Landing a non-tech role at a tech startup

The job market is difficult to crack, and this is especially true for the technology industry. A challenging economic climate has led to reduced funding and investment for startups and major tech companies. Consequently, layoffs, restructuring, and company closures have become common, leaving many skilled individuals at various levels seeking reemployment.

Contrary to popular belief, not all roles within technology companies require a technology background. Although a basic understanding of technical jargon and industry advancements is beneficial, there are opportunities for individuals without a deep technical background to contribute significantly to the tech sector.

Understanding the Product Manager market

Technology products, ranging from smartphones and apps to digital banking services, require effective management. This is where Product Managers (PMs) come in. PMs play a crucial role in understanding customer needs, aligning business objectives, and ensuring the product offerings meet these requirements or identifying new opportunities to address gaps.

Product management does not follow a one-size-fits-all approach, roles can vary significantly across industries and companies. For instance, a PM at a fintech will have different tasks compared to one at a healthtech. However, commonalities exist, such as the need for passion and interest in the chosen sector.

With this in mind, a potential applicant should look to find an industry that aligns with their interests and background (whether this has been in tech or not). Demonstrating genuine enthusiasm and the ability to communicate effectively, even on a non-technical level, can make a strong impression on interviewers and colleagues alike.

The interview process

Interviews for PM positions can be daunting. We want to make a positive impression and ensure that we come across as knowledgeable and personable - so that the interviewer can clearly see what we bring to the table and that we’ll be a good culture fit for the team.

The typical interview process includes a recruiter phone screen, discussions with the hiring manager or team, a practical task or project walkthrough, a technical interview, and a behavioural/cultural interview with senior leadership. This may seem like a lot of steps but a PM is a key part of a successful tech business, so it’s important for the hiring team to know that they’ve made the right decision. The thorough process ensures the selected candidate will enable the startup's growth and scalability.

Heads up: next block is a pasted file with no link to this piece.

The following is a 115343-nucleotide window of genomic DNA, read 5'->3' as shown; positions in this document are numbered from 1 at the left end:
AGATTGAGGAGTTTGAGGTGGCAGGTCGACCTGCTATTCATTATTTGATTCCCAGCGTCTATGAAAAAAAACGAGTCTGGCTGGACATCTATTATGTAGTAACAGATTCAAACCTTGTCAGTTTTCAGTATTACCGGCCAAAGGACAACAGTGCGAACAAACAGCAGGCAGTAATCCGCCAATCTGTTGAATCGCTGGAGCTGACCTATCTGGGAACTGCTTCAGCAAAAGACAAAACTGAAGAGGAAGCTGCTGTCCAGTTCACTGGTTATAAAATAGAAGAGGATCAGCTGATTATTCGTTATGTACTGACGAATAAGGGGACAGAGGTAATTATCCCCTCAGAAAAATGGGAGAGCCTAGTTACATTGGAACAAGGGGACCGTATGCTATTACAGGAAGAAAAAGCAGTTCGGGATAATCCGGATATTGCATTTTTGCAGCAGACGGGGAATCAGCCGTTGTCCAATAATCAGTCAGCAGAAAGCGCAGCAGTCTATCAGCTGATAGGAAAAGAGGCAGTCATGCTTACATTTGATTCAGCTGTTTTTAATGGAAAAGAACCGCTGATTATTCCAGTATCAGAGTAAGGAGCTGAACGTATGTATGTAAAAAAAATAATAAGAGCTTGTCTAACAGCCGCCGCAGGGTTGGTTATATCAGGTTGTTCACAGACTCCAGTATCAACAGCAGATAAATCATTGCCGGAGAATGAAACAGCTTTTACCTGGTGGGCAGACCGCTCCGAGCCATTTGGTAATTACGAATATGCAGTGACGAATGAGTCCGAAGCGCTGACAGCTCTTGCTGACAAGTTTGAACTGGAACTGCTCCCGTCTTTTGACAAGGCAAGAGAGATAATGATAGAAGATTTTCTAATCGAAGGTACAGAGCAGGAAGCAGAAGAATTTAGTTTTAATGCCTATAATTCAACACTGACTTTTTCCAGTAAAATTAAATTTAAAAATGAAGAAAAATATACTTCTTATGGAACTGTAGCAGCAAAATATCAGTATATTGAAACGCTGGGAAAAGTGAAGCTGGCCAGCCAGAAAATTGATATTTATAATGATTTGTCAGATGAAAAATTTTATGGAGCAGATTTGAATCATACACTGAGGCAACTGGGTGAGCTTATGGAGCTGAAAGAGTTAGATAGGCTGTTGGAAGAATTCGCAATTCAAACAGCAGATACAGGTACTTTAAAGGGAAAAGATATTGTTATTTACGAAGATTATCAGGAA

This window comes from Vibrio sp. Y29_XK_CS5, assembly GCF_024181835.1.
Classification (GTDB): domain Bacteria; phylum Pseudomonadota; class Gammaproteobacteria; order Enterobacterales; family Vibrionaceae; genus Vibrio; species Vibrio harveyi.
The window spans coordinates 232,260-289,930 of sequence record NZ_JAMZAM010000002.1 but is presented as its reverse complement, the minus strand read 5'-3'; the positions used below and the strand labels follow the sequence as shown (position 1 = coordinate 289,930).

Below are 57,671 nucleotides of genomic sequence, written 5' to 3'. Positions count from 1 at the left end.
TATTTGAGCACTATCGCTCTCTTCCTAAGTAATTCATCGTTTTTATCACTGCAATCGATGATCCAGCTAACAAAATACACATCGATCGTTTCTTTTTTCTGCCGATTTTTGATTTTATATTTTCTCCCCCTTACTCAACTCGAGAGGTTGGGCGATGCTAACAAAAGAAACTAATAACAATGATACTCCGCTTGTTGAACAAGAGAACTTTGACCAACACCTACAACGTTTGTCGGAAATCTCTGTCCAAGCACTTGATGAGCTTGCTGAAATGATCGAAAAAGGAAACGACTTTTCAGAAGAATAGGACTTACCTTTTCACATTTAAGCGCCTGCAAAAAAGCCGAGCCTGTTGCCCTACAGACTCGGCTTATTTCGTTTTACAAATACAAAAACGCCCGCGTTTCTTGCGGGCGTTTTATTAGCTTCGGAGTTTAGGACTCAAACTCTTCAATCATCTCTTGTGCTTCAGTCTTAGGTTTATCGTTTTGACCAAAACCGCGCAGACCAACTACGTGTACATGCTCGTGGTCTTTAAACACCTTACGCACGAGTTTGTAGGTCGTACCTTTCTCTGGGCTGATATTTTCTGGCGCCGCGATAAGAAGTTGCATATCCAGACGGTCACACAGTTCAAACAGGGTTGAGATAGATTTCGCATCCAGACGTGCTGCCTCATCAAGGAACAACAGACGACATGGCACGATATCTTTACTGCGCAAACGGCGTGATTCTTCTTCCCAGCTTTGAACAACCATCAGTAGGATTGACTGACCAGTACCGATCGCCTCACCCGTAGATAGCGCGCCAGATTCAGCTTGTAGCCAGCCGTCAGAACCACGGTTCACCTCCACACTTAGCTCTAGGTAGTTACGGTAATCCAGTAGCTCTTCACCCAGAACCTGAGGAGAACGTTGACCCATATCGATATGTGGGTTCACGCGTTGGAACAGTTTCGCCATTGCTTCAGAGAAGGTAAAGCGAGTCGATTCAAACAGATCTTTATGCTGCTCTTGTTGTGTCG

What interviewers look for

Interviewers evaluate several key traits and competencies when assessing potential PM candidates. PM candidates are assessed based on their strategic thinking, problem-solving abilities, adaptability to challenges, and proactive nature. While a PM might not always have all the answers, they know how to find them. Enthusiasm, curiosity, and effective leadership skills are also highly valued. A PM's desire to understand product intricacies and strive for improvement are key indicators of their potential success.

Don’t underestimate yourself

The distinction between an average and an exceptional PM lies in their ability to communicate ideas, solutions, and improvements clearly. Not only should they be a clear and effective communicator when speaking, but also when writing. Writing is a transferable skill and it often leads to clear thinking and the ability to help others understand complex ideas.  Demonstrating awareness of current trends and the ability to discuss new products or innovations shows a deep engagement with the tech ecosystem. Highlighting past successes and the impact of previous projects can also predict future performance.

Getting the job

While the tips provided can help you land a non-technical job at a tech startup, it's important to maintain enthusiasm, curiosity, and proactiveness even after accepting the position. These qualities will not only help you excel in your role but also distinguish you as an exceptional PM.